Publications by authors named "Rachel Agius"

3 Publications

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The Bariatric-Metabolic Physician's Role in Managing Clinically Severe Obesity.

Curr Obes Rep 2021 May 8. Epub 2021 May 8.

Department of Diabetes and Endocrinology, Guy's and St Thomas' NHS Foundation Trust, London, UK.

Purpose Of Review: The aim of this review is to outline the obesity physician's role in managing patients with severe obesity with a particular emphasis on bariatric surgery candidates.

Recent Findings: Obesity is a chronic, relapsing and progressive disease. Scoring systems that evaluate the severity of obesity based on the clinical assessment, rather than the Body Mass Index, are a valuable tool. The clinical assessment should explore the underlying contributors for weight gain and screen for obesity-related complications. Bariatric surgery remains the most effective management approach for severe and complex obesity. Nevertheless, pharmacotherapy and other non-surgical approaches play an important role. The bariatric-metabolic physician's role is paramount in delivering effective care to patients with obesity. The multiple complications of patients with clinically severe obesity highlight the complexity of their management and reinforce the need for adequate assessment and long-term follow-up to ensure optimal clinical outcomes.
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May 2021

Obesity and cardio-metabolic health.

Br J Hosp Med (Lond) 2019 08;80(8):466-471

Professor, Department of Medicine, University of Malta and Mater Dei Hospital, Msida, MSD2090, Malta.

Obesity is a major and growing global health problem. It is associated with increased mortality as a result of an increasing number of complications, including type 2 diabetes, dyslipidaemia, hypertension, non-alcoholic hepatic steatosis, cardiovascular disease, sleep apnoea, gallbladder disease, obesity-related renal disease, increased risk of falls and injuries, and mental health problems as well as increased risk of certain malignancies. This article discusses the metabolic derangements associated with obesity. These include insulin resistance, dysglycaemia, low and dysfunctional high-density lipoprotein, formation of small dense and oxidised low-density lipoprotein, and high circulating levels of free fatty acids. This article reviews the aetiology of these derangements and their relationship to cardiovascular disease, and discusses the concept of metabolic health.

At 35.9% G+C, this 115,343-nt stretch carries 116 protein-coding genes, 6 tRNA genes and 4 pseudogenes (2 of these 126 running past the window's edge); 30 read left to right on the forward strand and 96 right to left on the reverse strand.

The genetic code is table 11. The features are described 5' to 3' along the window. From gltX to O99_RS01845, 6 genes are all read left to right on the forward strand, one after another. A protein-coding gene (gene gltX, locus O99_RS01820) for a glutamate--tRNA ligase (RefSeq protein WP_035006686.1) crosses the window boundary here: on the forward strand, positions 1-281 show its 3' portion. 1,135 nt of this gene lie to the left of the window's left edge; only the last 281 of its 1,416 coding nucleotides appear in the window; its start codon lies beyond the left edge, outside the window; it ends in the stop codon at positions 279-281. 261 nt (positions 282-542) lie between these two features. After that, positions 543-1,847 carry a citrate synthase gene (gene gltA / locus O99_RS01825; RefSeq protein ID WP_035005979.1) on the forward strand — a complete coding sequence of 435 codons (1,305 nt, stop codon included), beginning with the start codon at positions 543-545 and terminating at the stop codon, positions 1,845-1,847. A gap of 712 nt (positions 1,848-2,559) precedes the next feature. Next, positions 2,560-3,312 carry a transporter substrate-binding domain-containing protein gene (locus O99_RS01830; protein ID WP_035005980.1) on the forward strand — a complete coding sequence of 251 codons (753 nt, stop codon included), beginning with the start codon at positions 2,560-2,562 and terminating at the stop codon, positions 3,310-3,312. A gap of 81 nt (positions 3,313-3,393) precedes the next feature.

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August 2019

Bone mineral density and intervertebral disc height in type 2 diabetes.

J Diabetes Complications 2016 May-Jun;30(4):644-50. Epub 2016 Jan 29.

Diabetes and Endocrine Centre, Mater Dei Hospital, Msida, Malta. Electronic address:

Background: Studies of the effect of type 2 diabetes (T2D) on bone mineral density (BMD have produced conflicting results, possibly due to failure to adjust for potential confounding factors. Nonetheless, T2D has consistently been associated with increased fracture risk, suggesting that other factors might play a role.

Objective: This study assesses the relationship between T2D and BMD at the femoral neck and spine in diabetic and non-diabetic subjects, after adjusting for multiple covariates which may affect BMD. Intervertebral disc height was also investigated in view of its possible relation to fracture risk.

Methods: A cross-sectional study of 100 patients with T2DM of at least 5 years duration and 86 non-diabetic subjects was carried out.

Results: There were no significant differences in T scores in either the spine or femoral neck after adjustment for potential confounding variables between T2D subjects and controls. Diabetic patients had a statistically lower intervertebral disc height between the 2nd and 3rd lumbar vertebrae (D3) after adjustment for potential confounders (p=0.004). Urinary albumin:creatinine ratio, total cholesterol, LDL-cholesterol and cigarette smoking were independently associated with lower height of D3 in diabetic subjects.

Conclusions: There is no significant independent association between T2D and BMD. However we found a novel association of significantly lower disc height in patients with T2D. This may contribute to the increased vertebral fracture risk in subjects with T2D. Further studies are needed to investigate the relationship of disc height, T2D and fracture risk.
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January 2017